Indigo Boys

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Title: Indigo Boys
Publisher: In Person Press
Editor(s): April Valentine
Date(s): 1994-2000
Medium: print
Fandom: multimedia
Language: English
External Links:
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Indigo Boys is a slash multifandom anthology. Art samples are included with the publisher's permission.

It has a sister zine, The Indigo Stories of Starsky and Hutch.

Issue 1

cover of issue #1

Indigo Boys 1 was published in 1994 and has 174 pages. Includes

Reactions and Reviews: Issue 1

See reactions and reviews for Fever.
  • "Secret Admirer" by Leah S. (QL)--Typically good Leah S. This story takes place during the shutting down of the Starbright Project and Donna leaving Sam at the altar, right before the set-up of Project Quantum Leap. It's a set-up story, though, and stops right before the big sex scene.
  • "Clandestine Report #208" by MRK (S/H)--I love the Clandestine reports and this is one of the best installments, which takes place during the episode "Starsky v. Hutch". I liked the fact that it showed that the very aspect of falling in love that attracts one person the most is sometimes the very thing that scares the other one the most. For those not familiar with this series of stories, They were started in THE FIX (the zine not the episode), and are basically personal reports that Starsky writes for himself about things he and Hutch do. The first story was centered around when Starsky found himself falling in love with an unknowing Hutch.
  • "Celebration" by Theresa Kyle (S/H)--"Promise me you won't kill yourself if I die" storyline. So-so. Starsky's written a little more stupid than I think of him. The biggest problem with the story, though, is the fact that it hits a pet peeve of mine: Hutch starts calling Starsky David once they go to bed. Excuse me, if he wasn't calling him David through all those years that they were best of friends, I really don't think he'd start calling him that now that they're having sex.
  • "The Hopeless Ways of Fools" by Rosemary C. (S/H)--Good story that centers around the episode "Starsky's Brother". Only real problem is that despite the fact that she stays fairly true to the episode, Nick comes off a little too good to be true at the end of the story.
  • "Fever" by Theresa Kyle (MUNCLE)--Illya and Napoleon go camping (for fun), Illya is bitten by a copperhead snake, straight and stupid Napoleon basically promises to be with only Illya to quiet him in his fevered rantings without understanding what Illya is talking about (Nappy, it's the clue line, pick it up), then discovers that he really wants to go to bed with Illya when he gets better. Okay story, and definitely way on the low end of the wussification scale for a MUNCLE story. Illya is still the one who has been silently in love with Napoleon, the only one with experience with men, and, inevitably, the one on the bottom, but we can't have everything.
  • "Eternal Friendship" by P. Williamson (HIGHLANDER)--It was better when I went back to read it again for this review, but I could never see Duncan/Richie as a couple, and this story didn't really convince me otherwise. Nice pen and ink portrait of Duncan by TACS, though.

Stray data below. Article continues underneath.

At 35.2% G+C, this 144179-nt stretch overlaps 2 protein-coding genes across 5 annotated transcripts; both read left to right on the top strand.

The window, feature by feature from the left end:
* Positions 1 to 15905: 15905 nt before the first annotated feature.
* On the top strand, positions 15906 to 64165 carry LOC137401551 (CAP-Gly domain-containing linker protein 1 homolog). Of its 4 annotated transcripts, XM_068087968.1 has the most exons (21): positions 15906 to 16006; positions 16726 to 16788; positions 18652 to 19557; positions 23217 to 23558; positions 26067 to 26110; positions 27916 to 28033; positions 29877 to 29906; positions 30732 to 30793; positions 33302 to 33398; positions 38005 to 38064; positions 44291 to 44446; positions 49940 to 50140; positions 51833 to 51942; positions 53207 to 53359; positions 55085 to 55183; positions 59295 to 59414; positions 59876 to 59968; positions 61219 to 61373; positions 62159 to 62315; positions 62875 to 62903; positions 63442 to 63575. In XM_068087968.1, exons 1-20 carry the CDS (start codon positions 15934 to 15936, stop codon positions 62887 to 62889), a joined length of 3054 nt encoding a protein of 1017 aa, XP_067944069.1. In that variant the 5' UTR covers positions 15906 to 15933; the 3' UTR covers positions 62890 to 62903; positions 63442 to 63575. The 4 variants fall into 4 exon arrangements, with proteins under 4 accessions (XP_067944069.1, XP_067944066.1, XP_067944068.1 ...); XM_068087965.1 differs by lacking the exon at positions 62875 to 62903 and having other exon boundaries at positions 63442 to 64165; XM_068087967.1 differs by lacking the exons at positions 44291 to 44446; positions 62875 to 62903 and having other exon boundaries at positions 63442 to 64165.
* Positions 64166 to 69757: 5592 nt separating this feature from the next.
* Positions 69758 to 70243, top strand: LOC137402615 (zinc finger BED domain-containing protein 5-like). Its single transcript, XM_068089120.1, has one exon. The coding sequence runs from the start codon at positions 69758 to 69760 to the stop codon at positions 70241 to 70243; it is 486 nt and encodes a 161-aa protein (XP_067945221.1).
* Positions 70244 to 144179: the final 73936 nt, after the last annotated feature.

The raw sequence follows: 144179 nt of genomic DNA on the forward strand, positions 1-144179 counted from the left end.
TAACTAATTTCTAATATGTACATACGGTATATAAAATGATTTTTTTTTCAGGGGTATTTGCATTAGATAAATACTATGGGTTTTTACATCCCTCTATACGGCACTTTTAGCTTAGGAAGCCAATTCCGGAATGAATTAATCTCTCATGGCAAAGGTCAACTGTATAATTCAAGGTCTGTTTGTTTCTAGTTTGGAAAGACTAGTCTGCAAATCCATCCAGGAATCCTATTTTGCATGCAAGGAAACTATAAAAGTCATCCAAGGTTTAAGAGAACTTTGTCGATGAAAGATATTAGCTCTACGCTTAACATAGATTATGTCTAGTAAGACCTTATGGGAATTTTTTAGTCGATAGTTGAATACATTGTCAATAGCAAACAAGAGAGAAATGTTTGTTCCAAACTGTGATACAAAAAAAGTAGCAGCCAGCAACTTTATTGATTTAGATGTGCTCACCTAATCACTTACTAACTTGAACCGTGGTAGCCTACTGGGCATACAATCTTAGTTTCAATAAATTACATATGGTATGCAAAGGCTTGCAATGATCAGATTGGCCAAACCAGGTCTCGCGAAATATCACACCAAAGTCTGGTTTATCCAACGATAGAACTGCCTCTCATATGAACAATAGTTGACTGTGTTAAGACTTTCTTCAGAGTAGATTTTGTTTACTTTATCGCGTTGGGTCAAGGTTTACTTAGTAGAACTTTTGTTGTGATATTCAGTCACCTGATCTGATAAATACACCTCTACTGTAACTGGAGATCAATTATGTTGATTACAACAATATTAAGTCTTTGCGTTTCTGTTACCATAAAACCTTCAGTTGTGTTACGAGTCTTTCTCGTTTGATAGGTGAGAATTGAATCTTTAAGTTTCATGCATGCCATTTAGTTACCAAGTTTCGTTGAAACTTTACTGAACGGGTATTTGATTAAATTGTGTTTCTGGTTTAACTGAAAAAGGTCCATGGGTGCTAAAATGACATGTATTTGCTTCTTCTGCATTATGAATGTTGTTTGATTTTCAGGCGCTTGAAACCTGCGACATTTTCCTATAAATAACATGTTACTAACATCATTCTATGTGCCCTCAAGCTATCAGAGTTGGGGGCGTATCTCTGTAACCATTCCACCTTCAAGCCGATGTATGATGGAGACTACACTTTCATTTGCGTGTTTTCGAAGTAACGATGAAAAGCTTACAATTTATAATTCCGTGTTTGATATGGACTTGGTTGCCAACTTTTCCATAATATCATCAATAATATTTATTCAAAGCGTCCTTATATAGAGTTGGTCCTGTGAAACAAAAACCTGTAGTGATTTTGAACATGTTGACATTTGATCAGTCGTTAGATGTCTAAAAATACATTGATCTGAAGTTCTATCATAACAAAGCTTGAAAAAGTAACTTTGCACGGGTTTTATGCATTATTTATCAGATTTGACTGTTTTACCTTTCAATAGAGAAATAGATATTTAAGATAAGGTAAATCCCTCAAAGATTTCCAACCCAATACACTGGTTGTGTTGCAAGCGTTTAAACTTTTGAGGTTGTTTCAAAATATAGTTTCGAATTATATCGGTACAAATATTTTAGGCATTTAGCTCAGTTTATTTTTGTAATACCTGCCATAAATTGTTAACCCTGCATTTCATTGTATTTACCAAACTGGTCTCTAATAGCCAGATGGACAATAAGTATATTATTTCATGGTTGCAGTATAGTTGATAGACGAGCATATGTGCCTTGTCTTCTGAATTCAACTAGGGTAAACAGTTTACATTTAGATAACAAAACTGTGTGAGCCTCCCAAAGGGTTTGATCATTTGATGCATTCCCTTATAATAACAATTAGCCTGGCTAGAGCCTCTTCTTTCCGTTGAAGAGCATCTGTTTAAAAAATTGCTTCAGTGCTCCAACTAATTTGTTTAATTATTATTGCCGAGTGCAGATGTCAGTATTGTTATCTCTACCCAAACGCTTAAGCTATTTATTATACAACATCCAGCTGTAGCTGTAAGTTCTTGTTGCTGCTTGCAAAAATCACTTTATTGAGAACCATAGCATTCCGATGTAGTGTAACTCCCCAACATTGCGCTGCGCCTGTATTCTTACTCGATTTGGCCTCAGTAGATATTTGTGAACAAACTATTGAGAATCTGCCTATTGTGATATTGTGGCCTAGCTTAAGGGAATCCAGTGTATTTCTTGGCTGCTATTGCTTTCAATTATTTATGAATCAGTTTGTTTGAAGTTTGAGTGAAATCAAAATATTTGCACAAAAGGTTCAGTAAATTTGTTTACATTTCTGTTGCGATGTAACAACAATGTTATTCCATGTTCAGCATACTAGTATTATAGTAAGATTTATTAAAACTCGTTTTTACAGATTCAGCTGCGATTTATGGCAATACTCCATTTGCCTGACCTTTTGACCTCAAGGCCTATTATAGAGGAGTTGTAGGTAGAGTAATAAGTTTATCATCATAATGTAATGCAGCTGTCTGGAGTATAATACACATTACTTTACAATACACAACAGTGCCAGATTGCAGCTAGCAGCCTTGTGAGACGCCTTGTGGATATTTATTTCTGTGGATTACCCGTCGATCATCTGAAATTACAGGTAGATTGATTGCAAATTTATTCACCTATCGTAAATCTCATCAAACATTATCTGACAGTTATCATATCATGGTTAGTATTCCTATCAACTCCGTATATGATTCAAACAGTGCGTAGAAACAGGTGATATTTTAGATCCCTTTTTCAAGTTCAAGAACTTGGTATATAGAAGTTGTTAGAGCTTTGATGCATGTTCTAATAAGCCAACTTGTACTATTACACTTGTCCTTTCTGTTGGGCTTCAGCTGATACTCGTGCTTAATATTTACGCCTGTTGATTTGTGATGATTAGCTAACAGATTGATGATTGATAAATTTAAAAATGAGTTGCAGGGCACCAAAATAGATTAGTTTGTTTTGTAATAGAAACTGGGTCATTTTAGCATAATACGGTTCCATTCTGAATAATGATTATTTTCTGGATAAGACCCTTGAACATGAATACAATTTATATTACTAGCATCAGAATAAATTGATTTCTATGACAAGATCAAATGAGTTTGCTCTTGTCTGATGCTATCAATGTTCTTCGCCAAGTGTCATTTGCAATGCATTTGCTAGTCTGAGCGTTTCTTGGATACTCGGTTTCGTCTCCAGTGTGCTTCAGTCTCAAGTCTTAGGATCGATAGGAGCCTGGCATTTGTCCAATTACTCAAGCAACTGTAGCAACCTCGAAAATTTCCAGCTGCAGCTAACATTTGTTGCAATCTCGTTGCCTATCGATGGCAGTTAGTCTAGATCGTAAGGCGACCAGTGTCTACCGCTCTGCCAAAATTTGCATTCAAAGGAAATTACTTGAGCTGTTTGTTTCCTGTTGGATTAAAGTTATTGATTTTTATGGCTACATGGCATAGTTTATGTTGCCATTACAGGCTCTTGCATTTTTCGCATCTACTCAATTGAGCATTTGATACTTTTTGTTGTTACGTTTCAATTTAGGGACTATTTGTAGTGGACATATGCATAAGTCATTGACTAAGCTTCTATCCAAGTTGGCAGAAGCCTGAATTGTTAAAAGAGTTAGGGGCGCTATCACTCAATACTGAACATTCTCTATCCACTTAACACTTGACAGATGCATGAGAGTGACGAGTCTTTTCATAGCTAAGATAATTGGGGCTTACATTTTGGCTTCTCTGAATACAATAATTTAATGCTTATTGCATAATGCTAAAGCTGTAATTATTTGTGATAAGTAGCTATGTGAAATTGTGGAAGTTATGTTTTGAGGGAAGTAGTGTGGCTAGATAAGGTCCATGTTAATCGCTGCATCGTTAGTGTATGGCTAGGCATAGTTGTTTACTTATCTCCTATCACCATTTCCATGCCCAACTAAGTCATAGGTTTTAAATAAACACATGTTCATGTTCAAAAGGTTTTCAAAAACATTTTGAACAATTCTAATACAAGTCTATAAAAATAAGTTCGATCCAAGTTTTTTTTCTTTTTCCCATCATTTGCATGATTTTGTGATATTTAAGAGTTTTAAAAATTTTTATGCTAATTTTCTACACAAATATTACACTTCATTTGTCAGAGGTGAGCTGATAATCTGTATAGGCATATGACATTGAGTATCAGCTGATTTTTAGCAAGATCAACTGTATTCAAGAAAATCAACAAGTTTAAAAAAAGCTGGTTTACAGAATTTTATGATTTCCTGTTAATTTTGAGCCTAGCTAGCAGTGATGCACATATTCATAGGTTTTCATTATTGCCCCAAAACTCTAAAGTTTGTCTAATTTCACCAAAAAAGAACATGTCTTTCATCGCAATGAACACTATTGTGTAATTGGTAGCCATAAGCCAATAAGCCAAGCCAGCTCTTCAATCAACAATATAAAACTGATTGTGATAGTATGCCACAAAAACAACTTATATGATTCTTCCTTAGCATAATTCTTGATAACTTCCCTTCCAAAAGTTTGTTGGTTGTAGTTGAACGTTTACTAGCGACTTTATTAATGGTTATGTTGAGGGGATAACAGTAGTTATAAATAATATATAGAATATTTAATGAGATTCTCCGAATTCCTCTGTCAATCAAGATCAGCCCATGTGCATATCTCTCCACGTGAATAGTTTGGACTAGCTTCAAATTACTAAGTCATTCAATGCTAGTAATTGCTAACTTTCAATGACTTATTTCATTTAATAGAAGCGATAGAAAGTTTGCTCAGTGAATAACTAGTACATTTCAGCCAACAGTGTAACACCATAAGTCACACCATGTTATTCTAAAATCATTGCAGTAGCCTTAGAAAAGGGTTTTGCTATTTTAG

• "Shelter" by April Valentine (THE FUGITIVE)-- I was surprisingly disappointed with this story, seeing as how I usually love April's writing. One of the problems was the fact that I have a problem seeing Gerard/Kimble anyway, but the other was that the story took place right after the end of the movie. Kimble has been on the run, worrying about clearing his name and really hasn;'t had much time to mourn his wife's death, so I have a problem with him so easily going to be with anyone at that point. I'm all for the comfort factor in hurt/comfort, but there are times and places.
  • "Entre'acte" by Jassamyn Fox (Pros)--Nice, if a bit on the sappy side, PWP.
  • "JeanGenie" by BARAVAN (Pros)--Cute story about Bodie's propensity for walking behind Doyle when they climb stairs.
All in all, I'd say it's far from the best of the zine's [April]'s put out, but it was still worth what I paid for it. Which, of course, I can't remember how much it was." [1]

Issue 2

cover of issue #2

Indigo Boys 2 was published in 1995 and has 163 pages. Art by SVE, Jan Davies, TACS, and April Valentine.

  • The Pain of Separation the Agony of Reunion by Leah S. (Quantum Leap)
  • The Room 101 Affair by Theresa Kyle (UNCLE) (reprinted in Reclassified Affairs 2)
  • The Welcome Home Affair by MLM (UNCLE)
  • Yet Something Is Different by L. Gray (Twin Peaks)
  • Magic by MRK (Starsky and Hutch)
  • Noel's Story by Kris Brown and Kris New (Starsky and Hutch)
  • Fireside Interlude by Rosemary C. (Starsky and Hutch)
  • Immortal Comrades by P. Williams (Highlander)
  • Worth Untested by Leah S.
  • Healer by April Valentine (the film The Fugitive)

Reactions and Reviews: Issue 2

First off, there were a couple new things from April Valentine that were out....INDIGO BOYS 2, her multi-media slash zine, was there (at Z-Con) and had several stories. One was an installment in MRK's "Clandestine Reports" series, one was an installment in Leah S.'s "Secrets" series (both of these take place pre-sexual relationship), one was a story about S&H being "out" and knowing another cop who is gay and involved in a relationship (can't remember the authors' names or the title; it was something like "Noel's Story"), and a short story by Rosemary C.. The last two were the only ones with any sex in them and they really were the weaker of the S/H stories in there, IMHO. [2]